Friday, May 8, 2009

Yep, More Interviews

The campaign continues to get you to see Star Trek. Click the links for the full interviews, just posting a few snippets.

Star Trek Movie Magazine - click the link for excepts of interviews with the cast for the magazine.

JJ Abrams (Director)
TrekMovie: You talk about how people do not need to know a lot to enjoy this film. One thing that I do think may be an issue and have some people at least asking the question: What was Nero doing for 25 years? Talk me through the decision to remove that. The one thing I would like to see in this film was more Nero.
Abrams: Well you are not wrong. Not only would it have been nice, but I thought it was nice to have that stuff in there. But I don’t think the majority of the audience has the patience and the willingness to do the kind of work that deep-routed fans of genre, and certainly of Trek, are willing to do and in fact live to do. I have found on Lost and on Fringe that the casual viewer may be confounded by a plot turn that I love. What I love about this is not just mystery, but sometimes these diversions that take you into a really weird place, then kind of get back on track and continue. That sequence took the audience off track into a whole new place that I thought was really cool, really weird, beautifully designed and had great mood. I loved the visual effects and the whole thing. It broke my heart to cut it. But when we showed the movie to the audience with that sequence it really threw them. Because we had a bad guy who is suddenly imprisoned by other bad guys. You didn’t know who was who. There was exposition that I really enjoyed, that people felt was confusing and distracting. And it threw the audience off and took them on this diversion and the truth is, not unlike Richard Donner’s Superman, the movie really begins in earnest about half an hour into the movie, when in that film Christopher Reeve is flying away from the Fortress of Solitude as Superman. Everything that preceded it was critical to emotionally connect to the story, but now the story begins. In our movie it just felt like a five minute diversion that people were like ‘what?’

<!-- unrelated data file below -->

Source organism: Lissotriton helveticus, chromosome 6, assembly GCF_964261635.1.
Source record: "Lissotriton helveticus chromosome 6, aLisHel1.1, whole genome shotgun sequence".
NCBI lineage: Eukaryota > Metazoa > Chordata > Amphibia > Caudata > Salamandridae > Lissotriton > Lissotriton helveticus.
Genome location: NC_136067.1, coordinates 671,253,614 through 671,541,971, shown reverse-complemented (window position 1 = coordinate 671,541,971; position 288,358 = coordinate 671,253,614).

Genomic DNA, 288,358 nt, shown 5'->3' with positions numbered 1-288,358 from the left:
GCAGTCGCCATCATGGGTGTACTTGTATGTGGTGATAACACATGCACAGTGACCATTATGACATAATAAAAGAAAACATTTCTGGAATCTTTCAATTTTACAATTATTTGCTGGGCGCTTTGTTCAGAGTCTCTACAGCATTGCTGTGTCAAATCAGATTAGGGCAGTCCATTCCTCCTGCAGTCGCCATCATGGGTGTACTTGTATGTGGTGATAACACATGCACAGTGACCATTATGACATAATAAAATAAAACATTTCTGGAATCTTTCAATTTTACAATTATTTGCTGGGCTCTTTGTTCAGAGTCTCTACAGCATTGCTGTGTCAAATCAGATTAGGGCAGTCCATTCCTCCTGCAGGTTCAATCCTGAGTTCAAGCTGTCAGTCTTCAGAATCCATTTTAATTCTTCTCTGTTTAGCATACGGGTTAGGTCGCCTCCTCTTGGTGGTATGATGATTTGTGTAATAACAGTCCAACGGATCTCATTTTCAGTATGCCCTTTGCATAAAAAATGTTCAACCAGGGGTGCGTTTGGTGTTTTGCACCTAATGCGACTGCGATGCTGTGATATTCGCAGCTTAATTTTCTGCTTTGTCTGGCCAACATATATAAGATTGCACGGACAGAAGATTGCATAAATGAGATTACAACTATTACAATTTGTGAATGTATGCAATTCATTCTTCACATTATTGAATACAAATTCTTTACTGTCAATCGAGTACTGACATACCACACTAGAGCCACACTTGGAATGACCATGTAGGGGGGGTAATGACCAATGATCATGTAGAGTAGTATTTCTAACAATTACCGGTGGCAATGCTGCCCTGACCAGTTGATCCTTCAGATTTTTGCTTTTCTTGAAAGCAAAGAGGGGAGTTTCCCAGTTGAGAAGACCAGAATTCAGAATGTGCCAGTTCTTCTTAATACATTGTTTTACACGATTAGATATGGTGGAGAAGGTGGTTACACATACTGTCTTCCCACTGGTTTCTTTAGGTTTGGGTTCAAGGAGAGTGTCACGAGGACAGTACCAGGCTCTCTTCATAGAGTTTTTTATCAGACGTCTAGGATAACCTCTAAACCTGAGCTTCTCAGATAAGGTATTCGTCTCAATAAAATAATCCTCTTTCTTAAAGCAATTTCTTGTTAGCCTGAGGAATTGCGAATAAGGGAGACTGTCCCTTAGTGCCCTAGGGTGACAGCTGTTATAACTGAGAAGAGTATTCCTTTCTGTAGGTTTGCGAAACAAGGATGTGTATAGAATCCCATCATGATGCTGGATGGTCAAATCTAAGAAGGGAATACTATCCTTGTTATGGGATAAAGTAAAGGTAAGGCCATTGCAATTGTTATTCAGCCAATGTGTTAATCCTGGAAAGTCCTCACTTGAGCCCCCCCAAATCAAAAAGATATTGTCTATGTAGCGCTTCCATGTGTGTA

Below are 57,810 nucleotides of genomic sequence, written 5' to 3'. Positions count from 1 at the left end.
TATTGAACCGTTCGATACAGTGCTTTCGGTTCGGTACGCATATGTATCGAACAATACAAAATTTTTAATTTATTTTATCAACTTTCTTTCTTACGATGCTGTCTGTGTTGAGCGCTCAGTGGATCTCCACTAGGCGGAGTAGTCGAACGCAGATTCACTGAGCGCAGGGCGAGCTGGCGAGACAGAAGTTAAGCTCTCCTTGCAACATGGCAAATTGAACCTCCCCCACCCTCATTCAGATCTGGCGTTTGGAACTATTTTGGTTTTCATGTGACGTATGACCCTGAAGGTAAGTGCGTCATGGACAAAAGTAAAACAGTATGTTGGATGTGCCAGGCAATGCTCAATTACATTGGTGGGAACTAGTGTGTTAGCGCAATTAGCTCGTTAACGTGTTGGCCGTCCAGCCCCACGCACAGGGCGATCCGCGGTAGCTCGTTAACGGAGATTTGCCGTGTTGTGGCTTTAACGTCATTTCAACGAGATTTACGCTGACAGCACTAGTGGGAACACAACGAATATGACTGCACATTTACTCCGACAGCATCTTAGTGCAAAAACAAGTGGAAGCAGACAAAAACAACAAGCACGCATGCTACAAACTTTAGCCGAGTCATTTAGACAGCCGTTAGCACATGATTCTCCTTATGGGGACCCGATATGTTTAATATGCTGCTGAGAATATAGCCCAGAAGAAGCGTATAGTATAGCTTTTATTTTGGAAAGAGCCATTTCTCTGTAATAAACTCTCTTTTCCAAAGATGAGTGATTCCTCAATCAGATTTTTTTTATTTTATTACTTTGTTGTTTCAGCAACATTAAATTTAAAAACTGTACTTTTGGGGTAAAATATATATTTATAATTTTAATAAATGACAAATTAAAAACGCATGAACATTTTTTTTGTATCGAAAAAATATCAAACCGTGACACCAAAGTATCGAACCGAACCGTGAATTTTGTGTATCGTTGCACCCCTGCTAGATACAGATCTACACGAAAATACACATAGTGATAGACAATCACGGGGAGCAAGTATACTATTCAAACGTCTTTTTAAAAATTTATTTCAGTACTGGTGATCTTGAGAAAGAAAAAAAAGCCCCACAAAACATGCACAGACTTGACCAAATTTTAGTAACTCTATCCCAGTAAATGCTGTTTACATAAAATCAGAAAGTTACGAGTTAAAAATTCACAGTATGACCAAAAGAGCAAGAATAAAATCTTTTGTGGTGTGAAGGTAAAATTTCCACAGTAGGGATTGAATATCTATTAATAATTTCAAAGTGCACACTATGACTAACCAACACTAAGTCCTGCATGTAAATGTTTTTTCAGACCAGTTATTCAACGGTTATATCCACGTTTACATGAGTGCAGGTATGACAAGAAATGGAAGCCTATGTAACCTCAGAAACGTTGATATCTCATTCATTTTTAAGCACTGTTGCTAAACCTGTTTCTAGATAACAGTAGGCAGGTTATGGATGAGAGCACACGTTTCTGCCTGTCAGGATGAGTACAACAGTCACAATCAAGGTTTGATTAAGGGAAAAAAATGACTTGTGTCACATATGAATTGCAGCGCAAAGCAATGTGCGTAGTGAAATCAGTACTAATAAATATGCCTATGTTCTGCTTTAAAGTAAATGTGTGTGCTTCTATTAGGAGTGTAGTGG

Anton Yelchin (Chekov)
TrekMovie: How much of a discussion with JJ was there on the level of genuine ‘Russian-ness’ to put into it?
Yelchin: I wanted it to be close to the Chekov accent, I guess that is where our opinions differ. I have no problem doing a real Russian accent, but that wouldn’t be Chekov to me. The interesting thing about it is that his accent is a cold-war stereotype of a Russian person. And when I watched the series and the films, that is what I found interesting about it. And I adjusted it, it is not entirely the same, but Walter [Koenig] came on set and was like "that sounds like me." And that is what was fun for me. As a person familiar with a Russian accent, and someone with Russian roots who can speak Russian and knows what Russian people sound like, it was fun to purposefully mess around with the Russian accent — to purposefully change what I thought a Russian accent was to suit that stereotype they had in the sixties.

TrekMovie: You spent a lot of time at your console on the bridge and the console in the transporter room. Did any one of the set designers ever tell you ‘this button does this, and that button does that’? So when Pike issues an order, you know what button to push?
Yelchin: Me and John Cho kind of sat down the first day and talked to JJ said that because this is going to become the way for us to do things, we need to figure out what is what. We really kind of stuck to doing the same things over and over again. We also got these neat little space pens, like when I come up with the solution. No one sat us down so it was up to us and John and I really coordinated what we were doing to make sure it looks legitimate.
John Cho on Jimmy Kimmel 5/7 - Thanks to Brian for the link

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